All surgeries were performed by the same surgeon (T.-I.K.) under topical anesthesia. After creating an initial side port incision with a 15-degree blade, 3-step clear corneal incisions were made using a 2.5 mm disposable metal blade. Sodium hyaluronate 1.0% (Healon; Abbott Medical Optics) was then injected into the anterior chamber. A continuous curvilinear capsulorrhexis, measuring 5.5 mm in diameter, was generated using a 26 gauge bent needle. After hydrodissection, the WhiteStar Signature System (Abbott Medical Optics) was used for phacoemulsification of nuclear fragments and aspiration of residual cortex. In all eyes, a multifocal IOL was implanted in the capsular bag using a disposable implantation system. Irrigation and aspiration were performed to minimize ophthalmic viscoelastic surgical device retention at the end of surgery. The main incision and side port were sealed with stromal hydration using a balanced salt solution.
Postoperative evaluations were performed 1 and 3 months after cataract surgery. All subjects underwent measurement of monocular uncorrected distance visual acuity (UDVA) and manifest refraction (MR) values. Monocular uncorrected near visual acuity (UNVA) was also measured using a Rosenbaum near vision card at 33, 40, and 50 cm. Internal aberrations were measured without pharmacologic dilation using a ray-tracing aberrometer (iTrace; Tracey Technologies, Houston, Texas, USA) at a pupil size of 4 mm or more under mesopic conditions. Data were recalculated to reflect a 4.0 mm pupil. The root mean square (RMS) total aberration was calculated, along with RMS total higher-order aberration, using coma, trefoil, and spherical aberration measurements.
Contrast sensitivity was measured using the Functional Acuity Contrast Test (FACT) of the Optec 6500 view-in test system (Stereo Optical Co, Inc, Chicago, Illinois, USA) with stimulus spatial frequencies between 1.5 and 18 cycles/degree (cpd) under photopic (target luminance = 85 candelas/square meter [cd/m 2 ]) and mesopic (target luminance = 3 cd/m 2 ) conditions with and without glare. Twelve white light-emitting diodes (LEDs) were used as the source of glare, which was 10 lux under photopic conditions and 1 lux under mesopic conditions. Finally, 3 months after surgery, subjects were asked to complete a questionnaire regarding overall satisfaction following surgery, presence of visual symptoms, and spectacle dependence for near and far vision. Overall satisfaction was assessed using the 5-point Likert scale (1 = very dissatisfied; 2 = dissatisfied; 3 = neither satisfied nor dissatisfied; 4 = satisfied; 5 = very satisfied).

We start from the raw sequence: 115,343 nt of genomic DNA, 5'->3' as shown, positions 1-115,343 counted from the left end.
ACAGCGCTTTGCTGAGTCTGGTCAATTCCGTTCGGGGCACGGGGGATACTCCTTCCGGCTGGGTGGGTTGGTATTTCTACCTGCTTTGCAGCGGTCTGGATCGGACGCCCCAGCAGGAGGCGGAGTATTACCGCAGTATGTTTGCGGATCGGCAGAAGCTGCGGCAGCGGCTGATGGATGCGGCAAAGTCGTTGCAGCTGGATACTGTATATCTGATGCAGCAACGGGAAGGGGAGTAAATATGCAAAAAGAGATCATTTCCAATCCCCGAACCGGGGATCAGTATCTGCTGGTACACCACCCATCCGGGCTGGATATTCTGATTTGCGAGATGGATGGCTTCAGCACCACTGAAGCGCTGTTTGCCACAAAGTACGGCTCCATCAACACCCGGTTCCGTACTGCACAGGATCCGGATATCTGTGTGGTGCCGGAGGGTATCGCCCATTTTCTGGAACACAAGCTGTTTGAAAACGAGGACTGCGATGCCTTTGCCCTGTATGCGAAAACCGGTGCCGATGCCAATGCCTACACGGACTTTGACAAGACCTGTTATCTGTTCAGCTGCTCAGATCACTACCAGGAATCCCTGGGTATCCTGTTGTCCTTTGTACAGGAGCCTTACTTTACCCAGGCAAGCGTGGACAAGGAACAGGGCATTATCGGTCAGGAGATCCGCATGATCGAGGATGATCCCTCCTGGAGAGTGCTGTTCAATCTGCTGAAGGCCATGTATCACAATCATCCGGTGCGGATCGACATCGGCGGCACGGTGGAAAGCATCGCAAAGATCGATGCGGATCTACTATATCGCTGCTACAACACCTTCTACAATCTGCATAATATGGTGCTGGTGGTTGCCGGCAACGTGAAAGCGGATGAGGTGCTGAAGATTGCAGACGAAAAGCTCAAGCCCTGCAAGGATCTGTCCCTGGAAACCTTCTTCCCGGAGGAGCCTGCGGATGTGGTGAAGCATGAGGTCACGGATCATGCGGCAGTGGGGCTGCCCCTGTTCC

Results are presented as mean ± standard deviation. All visual acuity measurements were converted to the logarithm of the minimal angle of resolution (logMAR) for data analyses. The Kruskal-Wallis test was used to compare the 3 independent study groups. Categorical data were compared using the Pearson χ 2 test. All statistical analyses were performed using a commercially available statistical software package (SPSS version 20; SPSS, Inc, Chicago, Illinois, USA). Statistical significance was defined as P < .05.
Sixty-five eyes of 43 patients were included in this study, with 23 eyes in Group 1, 21 eyes in Group 2, and 21 eyes in Group 3. Preoperative patient and ocular characteristics of the 3 groups are summarized in Table 1 .
|Parameter||Group 1 TECNIS ZKB00||Group 2 TECNIS ZLB00||Group 3 TECNIS ZMB00||P Value a|
|Female (%)||73.9 (17 of 23)||61.9 (13 of 21)||52.4 (11 of 21)||—|
|Age (y)||61.70 ± 12.08||57.67 ± 14.48||61.38 ± 6.21||.674|
|Axial length (mm)||23.73 ± 0.86||23.47 ± 1.00||23.71 ± 0.91||.567|
|BCDVA (logMAR)||0.18 ± 0.14||0.19 ± 0.22||0.31 ± 0.34||.105|
|IOL power (D)||20.21 ± 1.74||21.38 ± 3.12||19.93 ± 2.97||.280|
|Target refraction (D)||−0.05 ± 0.17||−0.11 ± 0.97||−0.065 ± 0.16||.785|
Table 2 shows postoperative UDVA, UNVA, MR values, and the difference between target refraction and MR values. No significant differences between groups were observed in UDVA and MR values. However, UNVA at 33 cm was better in Group 3 than in other groups at 1 ( P = .032) and 3 ( P = .031) months following surgery. The UNVA at 50 cm was significantly better in Group 1 than in Groups 2 and 3 at 3 months after surgery ( P = .017). This was not the case for UNVA at 40 cm, which was not significantly different between groups. Both UDVA and UNVA over the follow-up period are shown in Figures 1 and 2 .
|Parameter||Group 1 TECNIS ZKB00||Group 2 TECNIS ZLB00||Group 3 TECNIS ZMB00||P Value|
|One month after surgery|
|MR spherical equivalent (D)||−0.19 ± 0.38||−0.11 ± 0.21||0.011 ± 0.28||.098|
|Target refraction – MR (D)||0.14 ± 0.39||0.011 ± 0.22||−0.077 ± 0.32||.139|
|UDVA (logMAR)||0.083 ± 0.058||0.062 ± 0.052||0.071± 0.064||.479|
|UNVA 33 cm (logMAR)||0.18 ± 0.052||0.15 ± 0.10||0.11 ± 0.079||.032 a|
|UNVA 40 cm (logMAR)||0.17 ± 0.049||0.16 ± 0.067||0.15 ± 0.053||.601|
|UNVA 50 cm (logMAR)||0.13 ± 0.056||0.14 ± 0.081||0.21 ± 0.11||.503|
|Three months after surgery|
|MR spherical equivalent (D)||−0.038 ± 0.28||−0.097 ± 0.22||−0.036 ± 0.23||.818|
|Target refraction – MR (D)||−0.012 ± 0.23||−0.033 ± 0.25||−0.029 ± 0.27||.914|
|UDVA (logMAR)||0.070 ± 0.056||0.045 ± 0.042||0.067± 0.068||.368|
|UNVA 33 cm (logMAR)||0.17 ± 0.070||0.13 ± 0.078||0.11 ± 0.085||.031 a|
|UNVA 40 cm (logMAR)||0.15 ± 0.067||0.14 ± 0.075||0.15± 0.075||.838|
|UNVA 50 cm (logMAR)||0.10 ± 0.047||0.14 ± 0.074||0.18± 0.083||.017 a|
Internal aberrations 3 months after surgery are reported in Table 3 . No significant difference was observed between the 3 study groups in RMS total aberration, RMS total higher-order aberration, coma, trefoil, or spherical aberration ( Table 3 ). Contrast sensitivity was also not statistically different between the 3 groups ( Figure 3 ).
|Parameter||Group 1 TECNIS ZKB00||Group 2 TECNIS ZLB00||Group 3 TECNIS ZMB00||P Value a|
|RMS total (μm)||0.76 ± 0.52||0.99 ± 0.35||0.92 ± 0.63||.051|
|Total HOA (μm)||0.49 ± 0.46||0.74 ± 0.51||0.53 ± 0.54||.105|
|Coma (μm)||0.30 ± 0.28||0.32 ± 0.21||0.26 ± 0.31||.474|
|Spherical (μm)||−0.10 ± 0.21||−0.19 ± 0.15||−0.14 ± 0.20||.059|
|Trefoil (μm)||0.19 ± 0.19||0.31 ± 0.28||0.24 ± 0.23||.426|